• Marketing Mail:2 percent of Marketing Mail delivered on time against the USPS service standard, a decrease of 1.5 percentage points from the fiscal first quarter.
  • Periodicals: 80.2 percent of Periodicals delivered on time against the USPS service standard, consistent with performance from the fiscal first quarter.”

The Postal Service blamed the weather for its failure to make the performance commitments:

“USPS delivery was impacted in broad areas across the country due to industry-wide disruptions in both ground and air transportation caused by winter storms. The Postal Service continues to restore service in these areas as quickly and as safely as possible, however, service performance may be negatively impacted as the weather systems continue through the month of January.”

Some parts of the country are experiencing particularly bad service which seems caused by the implementation of new USPS facilities under its ten-year plan. The Houston area has experienced huge delays in mail and packages because of backups in the Missouri City facility. Several members of Congress representing the affected area have been demanding answers from the Postal Service but have expressed dissatisfaction with the level of transparency exercised by the mail agency.

Much of the discussion among members of the Mailers Technical Advisory Committee at its recent meeting was about terrible service. But members were also reeling from the shellacking they received from the Postmaster General in his opening 90-minute harangue. Mr. DeJoy gave the same speech he had been delivering for months, but this time with PowerPoint slides and much more anger and recrimination. He placed MTAC on the same enemies list that includes the Postal Regulatory Commission and the Office of Inspector General.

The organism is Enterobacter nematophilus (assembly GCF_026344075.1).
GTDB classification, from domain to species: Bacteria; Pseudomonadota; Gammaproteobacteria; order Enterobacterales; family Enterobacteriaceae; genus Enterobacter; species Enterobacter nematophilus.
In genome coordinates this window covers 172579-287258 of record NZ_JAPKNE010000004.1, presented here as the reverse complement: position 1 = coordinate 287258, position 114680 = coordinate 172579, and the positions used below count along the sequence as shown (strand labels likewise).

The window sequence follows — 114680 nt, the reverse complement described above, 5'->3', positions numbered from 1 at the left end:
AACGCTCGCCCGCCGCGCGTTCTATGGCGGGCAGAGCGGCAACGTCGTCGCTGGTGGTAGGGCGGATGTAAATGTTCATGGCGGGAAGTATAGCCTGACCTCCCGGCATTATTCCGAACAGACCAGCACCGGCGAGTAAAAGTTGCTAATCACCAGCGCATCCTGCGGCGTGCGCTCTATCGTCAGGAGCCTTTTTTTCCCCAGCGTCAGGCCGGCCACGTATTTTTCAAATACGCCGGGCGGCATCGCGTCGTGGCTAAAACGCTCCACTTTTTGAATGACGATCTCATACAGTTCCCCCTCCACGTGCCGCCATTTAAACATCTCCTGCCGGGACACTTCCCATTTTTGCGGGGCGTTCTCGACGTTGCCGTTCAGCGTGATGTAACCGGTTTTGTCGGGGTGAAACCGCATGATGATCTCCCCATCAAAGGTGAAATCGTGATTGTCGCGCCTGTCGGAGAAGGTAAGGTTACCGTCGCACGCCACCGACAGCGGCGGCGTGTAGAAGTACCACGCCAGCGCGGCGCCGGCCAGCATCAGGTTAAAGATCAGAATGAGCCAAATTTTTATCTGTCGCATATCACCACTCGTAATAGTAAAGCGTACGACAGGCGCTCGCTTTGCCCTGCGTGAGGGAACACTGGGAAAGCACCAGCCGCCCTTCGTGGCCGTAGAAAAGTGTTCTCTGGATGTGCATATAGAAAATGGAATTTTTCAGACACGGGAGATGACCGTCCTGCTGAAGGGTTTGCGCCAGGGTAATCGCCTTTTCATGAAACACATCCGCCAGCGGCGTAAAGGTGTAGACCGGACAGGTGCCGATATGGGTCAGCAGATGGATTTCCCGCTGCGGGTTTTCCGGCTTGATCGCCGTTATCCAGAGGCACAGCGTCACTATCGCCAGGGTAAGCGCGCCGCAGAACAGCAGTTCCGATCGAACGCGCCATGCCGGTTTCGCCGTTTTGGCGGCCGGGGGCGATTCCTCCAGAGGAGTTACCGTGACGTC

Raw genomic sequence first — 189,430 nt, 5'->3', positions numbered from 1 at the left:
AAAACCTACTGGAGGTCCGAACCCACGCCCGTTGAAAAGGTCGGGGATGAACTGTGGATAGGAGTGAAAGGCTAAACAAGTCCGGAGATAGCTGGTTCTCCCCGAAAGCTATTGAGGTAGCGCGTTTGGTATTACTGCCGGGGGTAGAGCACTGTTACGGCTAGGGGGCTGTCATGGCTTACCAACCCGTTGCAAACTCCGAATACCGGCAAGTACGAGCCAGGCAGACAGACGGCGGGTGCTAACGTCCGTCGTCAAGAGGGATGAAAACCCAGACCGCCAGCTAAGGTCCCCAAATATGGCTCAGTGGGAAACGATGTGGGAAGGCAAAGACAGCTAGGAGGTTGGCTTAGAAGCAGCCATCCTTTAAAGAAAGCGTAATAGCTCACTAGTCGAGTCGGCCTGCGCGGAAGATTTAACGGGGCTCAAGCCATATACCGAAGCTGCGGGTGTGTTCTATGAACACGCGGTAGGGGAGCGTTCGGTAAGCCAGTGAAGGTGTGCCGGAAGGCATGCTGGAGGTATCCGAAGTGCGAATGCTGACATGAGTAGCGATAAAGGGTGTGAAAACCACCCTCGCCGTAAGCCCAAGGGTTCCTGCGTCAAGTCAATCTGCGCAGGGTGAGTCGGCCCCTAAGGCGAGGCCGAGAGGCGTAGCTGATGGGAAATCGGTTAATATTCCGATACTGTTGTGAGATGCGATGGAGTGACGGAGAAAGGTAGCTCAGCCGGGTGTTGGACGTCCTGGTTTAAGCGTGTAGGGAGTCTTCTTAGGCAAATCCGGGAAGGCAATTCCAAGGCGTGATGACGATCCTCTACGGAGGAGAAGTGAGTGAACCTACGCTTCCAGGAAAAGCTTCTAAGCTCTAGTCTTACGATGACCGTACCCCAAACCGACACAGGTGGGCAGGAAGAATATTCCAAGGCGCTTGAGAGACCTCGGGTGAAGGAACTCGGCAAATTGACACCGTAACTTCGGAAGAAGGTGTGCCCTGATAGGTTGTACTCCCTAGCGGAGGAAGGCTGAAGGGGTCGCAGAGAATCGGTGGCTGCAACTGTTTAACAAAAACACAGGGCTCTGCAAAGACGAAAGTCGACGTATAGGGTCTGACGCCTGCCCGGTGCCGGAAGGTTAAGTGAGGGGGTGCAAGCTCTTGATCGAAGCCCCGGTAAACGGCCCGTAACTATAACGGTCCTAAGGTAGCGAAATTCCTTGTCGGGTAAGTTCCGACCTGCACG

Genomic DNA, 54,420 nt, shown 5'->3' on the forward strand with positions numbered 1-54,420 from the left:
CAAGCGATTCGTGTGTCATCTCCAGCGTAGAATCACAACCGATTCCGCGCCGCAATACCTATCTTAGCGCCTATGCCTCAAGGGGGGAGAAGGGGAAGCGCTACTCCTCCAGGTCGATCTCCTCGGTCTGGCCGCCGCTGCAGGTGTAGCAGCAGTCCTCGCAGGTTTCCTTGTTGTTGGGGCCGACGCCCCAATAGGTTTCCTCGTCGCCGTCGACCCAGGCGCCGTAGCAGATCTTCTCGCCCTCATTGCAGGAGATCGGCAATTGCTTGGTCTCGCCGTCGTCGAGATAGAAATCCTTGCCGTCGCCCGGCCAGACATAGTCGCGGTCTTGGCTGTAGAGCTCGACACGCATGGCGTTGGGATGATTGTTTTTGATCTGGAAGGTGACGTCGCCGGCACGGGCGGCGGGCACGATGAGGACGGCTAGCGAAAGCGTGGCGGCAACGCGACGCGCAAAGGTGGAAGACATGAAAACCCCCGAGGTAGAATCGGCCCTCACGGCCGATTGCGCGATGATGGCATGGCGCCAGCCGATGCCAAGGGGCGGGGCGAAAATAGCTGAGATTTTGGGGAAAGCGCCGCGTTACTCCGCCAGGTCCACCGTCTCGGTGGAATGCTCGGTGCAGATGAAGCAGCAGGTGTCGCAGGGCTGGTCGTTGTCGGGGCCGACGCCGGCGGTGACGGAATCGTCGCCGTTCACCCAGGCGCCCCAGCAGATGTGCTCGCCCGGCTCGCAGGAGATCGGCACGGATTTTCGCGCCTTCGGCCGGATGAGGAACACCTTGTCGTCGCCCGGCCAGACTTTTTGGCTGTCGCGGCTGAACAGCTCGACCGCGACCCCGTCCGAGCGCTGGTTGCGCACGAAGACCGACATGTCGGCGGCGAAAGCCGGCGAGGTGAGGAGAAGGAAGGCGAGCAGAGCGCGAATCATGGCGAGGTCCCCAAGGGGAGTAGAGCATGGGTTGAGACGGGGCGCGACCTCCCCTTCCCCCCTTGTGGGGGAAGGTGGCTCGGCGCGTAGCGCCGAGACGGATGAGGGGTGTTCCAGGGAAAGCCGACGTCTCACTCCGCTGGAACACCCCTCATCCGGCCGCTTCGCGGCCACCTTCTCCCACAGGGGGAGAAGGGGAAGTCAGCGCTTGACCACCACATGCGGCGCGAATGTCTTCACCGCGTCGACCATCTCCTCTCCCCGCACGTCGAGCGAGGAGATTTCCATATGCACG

SnailWorks, which tracks millions of customer mail pieces, shared their January data with a one-year comparison:

“For some context, in January of 2023, First-Class letters and flats were delivered on time 91.9% and 83.4% of the time, respectively. In January 2024, the on-time percentages for those two types of mail were 82.6% and 68.8% respectively. On average it took about .7 days longer for either to be delivered.”

Former Postmaster General Anthony Frank (March 1, 1988-July 6, 1992), who like DeJoy was a private sector businessman, used to say that fixing the Postal Service is like repairing an airplane while it is flying. If the current fixes being implemented at the agency are truly long-term fixes, they are causing much turbulence and loss of altitude in the short run. They need to focus more on keeping the plane in the air.





USPS lost $2.1 billion in its peak quarter, Oct.-Dec. 2023

The Postal Service posted a loss of $2.1 billion in its strongest mailing and shipping quarter, the first quarter of fiscal year 2024. This came on increases in operating revenue of 0.5% and operating expenses of 4.9%.

First-Class Mail volume declined by 704 million pieces, or 5.6 percent, compared to the same quarter last year, as revenue increased $171 million, or 2.6 percent. Marketing Mail volume declined by 2.4 billion pieces, or 13.5 percent while revenue decreased by $235 million, or 5.4 percent. The Postal Service attributed a lot of the MM decline to cyclical election and political mail without which there would have been a decrease in volume of 1.1 billion pieces, or 6.2 percent, and an increase in revenue of $40 million, or 0.9 percent.

In any case, revenue growth for mail was a small fraction of the rate increases imposed by the Postal Service.

Package shipping revenue increased $240 million, or 2.7 percent, on a volume increase of 98 million pieces, or 5.1 percent. USPS needs much more growth in packages to achieve its strategic goal of financial stability.

The USPS Integrated Financial Plan for FY 2024 projects a loss of $6.3 billion. To achieve that loss the agency plans for an increase in revenue of $2.4 billion (3.0%) compared to FY 2023. Virtually all of the increase in revenue is earmarked to come from packages.

In sum, the first quarter increase in revenue is 0.5% while the annual plan calls for a 3% growth in revenue to limit the loss to $6.3 billion.

Issued February 6, 2024, at the University of Chicago.